Similar to discussions such as this, I was wondering about the possible values a probability density can have. I get the mathematical reason of why values greater than 1 are possible. However, recently I came across a probability distribution that looked like this:

enter image description here.

Note the dip below zero. The distribution is the result of modeling work that used MCMC sampling to generate parameter estimates. I suspect that there are some problems with the sampling, convergence, or the underlying model, because I don't think negative values were possible, but I am not very certain about it.

Has anyone ever seen something like this and knows whether probability densities with values below zero are possible.

  • 4
    $\begingroup$ No, it can't. How exactly did you obtain this plot? What does it show? It's unlikely the distribution like this was generated by MCMC because then MCMC would need to generate values with negative probabilities (take away already sampled values?). More likely, you have a bug in the code that generated the plot, or it simply does not show the distribution but something else. $\endgroup$
    – Tim
    Commented Oct 7, 2022 at 14:03
  • 6
    $\begingroup$ This dip is likely an artifact of an inappropriate interpolation algorithm for plotting the density. $\endgroup$
    – whuber
    Commented Oct 7, 2022 at 14:16
  • $\begingroup$ Tim, I am using the library HDDM, and haven't dived into how exactly the plots are produced. @whuber indeed, I just found an old discussion on google groups saying the same thing. Would you mind elaborating how interpolation can cause such a phenomenon? Edit: So the occurrence of such a dip is no evidence for an underlying problem? $\endgroup$
    – userE
    Commented Oct 7, 2022 at 14:23
  • 1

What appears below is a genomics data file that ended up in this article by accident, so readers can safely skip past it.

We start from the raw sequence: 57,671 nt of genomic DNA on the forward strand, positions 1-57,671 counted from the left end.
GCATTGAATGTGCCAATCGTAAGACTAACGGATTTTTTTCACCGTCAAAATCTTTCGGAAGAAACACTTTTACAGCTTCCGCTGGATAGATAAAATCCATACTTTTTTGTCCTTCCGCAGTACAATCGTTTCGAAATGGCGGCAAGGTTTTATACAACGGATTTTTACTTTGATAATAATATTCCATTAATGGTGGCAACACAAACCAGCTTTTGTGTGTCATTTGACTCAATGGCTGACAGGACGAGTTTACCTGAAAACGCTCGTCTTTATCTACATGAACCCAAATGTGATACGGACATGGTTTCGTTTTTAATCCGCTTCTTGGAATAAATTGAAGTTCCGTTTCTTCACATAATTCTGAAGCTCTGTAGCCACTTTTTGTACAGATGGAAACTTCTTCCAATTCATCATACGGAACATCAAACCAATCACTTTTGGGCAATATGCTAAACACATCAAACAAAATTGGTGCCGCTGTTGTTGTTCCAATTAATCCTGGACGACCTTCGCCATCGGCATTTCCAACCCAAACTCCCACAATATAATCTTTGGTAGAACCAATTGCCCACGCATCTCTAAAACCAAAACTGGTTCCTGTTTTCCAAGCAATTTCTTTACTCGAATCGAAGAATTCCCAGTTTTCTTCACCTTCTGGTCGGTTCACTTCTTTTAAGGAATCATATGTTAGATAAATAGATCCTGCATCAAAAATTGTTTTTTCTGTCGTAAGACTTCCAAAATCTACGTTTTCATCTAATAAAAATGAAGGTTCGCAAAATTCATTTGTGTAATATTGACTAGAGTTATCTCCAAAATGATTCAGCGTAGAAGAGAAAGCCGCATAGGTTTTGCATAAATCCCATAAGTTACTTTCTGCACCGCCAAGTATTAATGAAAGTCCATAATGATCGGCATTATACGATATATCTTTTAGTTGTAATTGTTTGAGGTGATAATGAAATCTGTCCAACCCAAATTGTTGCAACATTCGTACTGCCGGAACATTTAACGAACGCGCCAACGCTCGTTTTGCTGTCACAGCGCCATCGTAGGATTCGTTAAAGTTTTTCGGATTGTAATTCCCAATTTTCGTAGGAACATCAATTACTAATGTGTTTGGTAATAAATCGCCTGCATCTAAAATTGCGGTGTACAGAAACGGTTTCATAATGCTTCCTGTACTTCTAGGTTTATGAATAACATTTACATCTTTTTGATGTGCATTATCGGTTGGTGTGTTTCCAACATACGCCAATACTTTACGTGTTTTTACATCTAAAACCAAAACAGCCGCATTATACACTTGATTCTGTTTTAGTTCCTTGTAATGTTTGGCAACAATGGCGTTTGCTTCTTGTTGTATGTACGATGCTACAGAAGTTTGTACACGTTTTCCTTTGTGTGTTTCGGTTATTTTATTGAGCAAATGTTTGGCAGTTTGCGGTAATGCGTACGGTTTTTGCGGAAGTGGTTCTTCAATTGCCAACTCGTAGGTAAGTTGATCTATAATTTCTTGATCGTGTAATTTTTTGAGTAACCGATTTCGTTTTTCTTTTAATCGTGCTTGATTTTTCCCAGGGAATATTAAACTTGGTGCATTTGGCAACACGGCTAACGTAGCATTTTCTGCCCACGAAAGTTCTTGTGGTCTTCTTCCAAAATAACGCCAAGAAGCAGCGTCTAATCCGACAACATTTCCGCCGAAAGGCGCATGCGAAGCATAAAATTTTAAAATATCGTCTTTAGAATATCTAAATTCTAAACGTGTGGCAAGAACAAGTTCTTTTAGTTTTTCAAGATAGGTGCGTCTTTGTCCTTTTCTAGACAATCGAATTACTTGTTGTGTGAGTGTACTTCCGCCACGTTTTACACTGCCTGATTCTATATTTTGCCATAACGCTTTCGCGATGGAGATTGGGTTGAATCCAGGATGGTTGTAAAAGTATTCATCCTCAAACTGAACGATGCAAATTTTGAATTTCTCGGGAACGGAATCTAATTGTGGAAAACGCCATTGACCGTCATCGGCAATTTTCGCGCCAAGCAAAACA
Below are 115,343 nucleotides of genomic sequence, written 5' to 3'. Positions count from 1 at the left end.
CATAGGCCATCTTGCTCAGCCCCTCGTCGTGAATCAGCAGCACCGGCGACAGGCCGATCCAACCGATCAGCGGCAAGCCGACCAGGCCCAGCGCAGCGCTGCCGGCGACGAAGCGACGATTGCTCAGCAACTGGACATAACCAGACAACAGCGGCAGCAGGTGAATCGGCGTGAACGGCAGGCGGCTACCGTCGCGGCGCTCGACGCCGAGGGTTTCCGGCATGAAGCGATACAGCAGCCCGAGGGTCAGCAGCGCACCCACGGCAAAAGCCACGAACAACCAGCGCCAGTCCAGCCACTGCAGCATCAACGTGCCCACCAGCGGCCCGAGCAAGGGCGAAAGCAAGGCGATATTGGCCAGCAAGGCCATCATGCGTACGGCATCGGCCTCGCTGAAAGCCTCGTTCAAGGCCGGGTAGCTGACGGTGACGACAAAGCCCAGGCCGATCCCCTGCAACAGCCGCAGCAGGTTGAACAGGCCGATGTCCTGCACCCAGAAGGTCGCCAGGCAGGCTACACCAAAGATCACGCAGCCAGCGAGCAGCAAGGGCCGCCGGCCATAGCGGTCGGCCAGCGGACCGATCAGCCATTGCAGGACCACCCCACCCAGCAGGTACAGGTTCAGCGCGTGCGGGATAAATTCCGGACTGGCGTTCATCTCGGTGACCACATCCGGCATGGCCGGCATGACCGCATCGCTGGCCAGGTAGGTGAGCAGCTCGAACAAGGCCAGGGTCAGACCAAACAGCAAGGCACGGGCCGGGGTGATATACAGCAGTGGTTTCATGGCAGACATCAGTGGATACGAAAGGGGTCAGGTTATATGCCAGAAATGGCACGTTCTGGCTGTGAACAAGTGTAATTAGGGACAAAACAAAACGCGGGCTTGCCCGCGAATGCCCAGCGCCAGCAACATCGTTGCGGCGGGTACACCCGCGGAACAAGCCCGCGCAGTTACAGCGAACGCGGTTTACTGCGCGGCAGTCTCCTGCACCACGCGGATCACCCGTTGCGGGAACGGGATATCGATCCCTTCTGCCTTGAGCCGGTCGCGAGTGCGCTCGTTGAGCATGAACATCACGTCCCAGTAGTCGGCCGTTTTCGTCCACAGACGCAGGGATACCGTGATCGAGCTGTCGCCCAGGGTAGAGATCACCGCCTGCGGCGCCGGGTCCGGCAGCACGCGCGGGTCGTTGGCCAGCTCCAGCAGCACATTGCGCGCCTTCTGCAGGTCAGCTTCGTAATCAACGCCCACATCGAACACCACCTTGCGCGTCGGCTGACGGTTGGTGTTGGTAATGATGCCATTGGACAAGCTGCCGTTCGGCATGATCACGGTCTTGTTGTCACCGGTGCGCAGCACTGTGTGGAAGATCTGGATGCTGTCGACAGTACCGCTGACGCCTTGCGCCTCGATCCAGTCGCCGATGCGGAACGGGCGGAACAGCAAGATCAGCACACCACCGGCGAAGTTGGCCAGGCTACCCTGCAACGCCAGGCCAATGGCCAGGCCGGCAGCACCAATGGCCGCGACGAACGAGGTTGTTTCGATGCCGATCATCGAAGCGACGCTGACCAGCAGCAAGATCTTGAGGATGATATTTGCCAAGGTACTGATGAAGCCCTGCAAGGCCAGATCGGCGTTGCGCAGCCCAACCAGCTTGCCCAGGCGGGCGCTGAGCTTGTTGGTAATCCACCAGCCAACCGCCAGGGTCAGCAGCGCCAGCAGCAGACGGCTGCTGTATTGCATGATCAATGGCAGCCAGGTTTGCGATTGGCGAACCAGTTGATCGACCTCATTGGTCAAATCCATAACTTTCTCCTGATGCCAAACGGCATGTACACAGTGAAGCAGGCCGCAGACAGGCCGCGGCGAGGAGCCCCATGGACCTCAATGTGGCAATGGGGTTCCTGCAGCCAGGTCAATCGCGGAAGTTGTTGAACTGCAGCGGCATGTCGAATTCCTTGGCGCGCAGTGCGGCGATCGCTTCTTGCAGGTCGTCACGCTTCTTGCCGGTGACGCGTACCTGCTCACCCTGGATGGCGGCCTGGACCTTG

$\begingroup$ Some interpolators are splines. Imagine placing pins at a few points corresponding to data--so all pins are at or above the horizontal axis. Take a springy piece of wire and bend it to touch all the pins. If, say, it is diving down from the left to touch a pin near $0$ and then has to turn to touch another pin near $0$ at its right, the wire will dip below $0.$ Using such a method is a poor choice for plotting a density! For a detailed analysis of other interpolators that can behave like this, see my post at gis.stackexchange.com/a/14361/664. $\endgroup$
    – whuber
    Commented Oct 7, 2022 at 14:56
  • $\begingroup$ Thanks for the explanation! $\endgroup$
    – userE
    Commented Oct 7, 2022 at 15:01

1 Answer 1


Classical probabilities are always in the range [0, 1]. A probability density cannot have negative values, because integrating over that region would yield a negative probability, which makes no sense - it would seem to imply that something is less likely than "impossible".

One interpretation of probability in the context of repeatable experiments is that it's simply the proportion of times something occurs, calculated as the number of successes divided by the number of trials. Both of the number of successes and number of trials must be non-negative, therefore the probability must as well.

As pointed out in the comments on the question, one could not find a negative probability through Monte Carlo sampling, as that again boils down to a frequency over many trials, which must be non-negative. What we're likely seeing is a failure of interpolation, where all observed values are in fact positive, but the method used to fit the smooth curve "overshoots" the observed low values near the negative dip.


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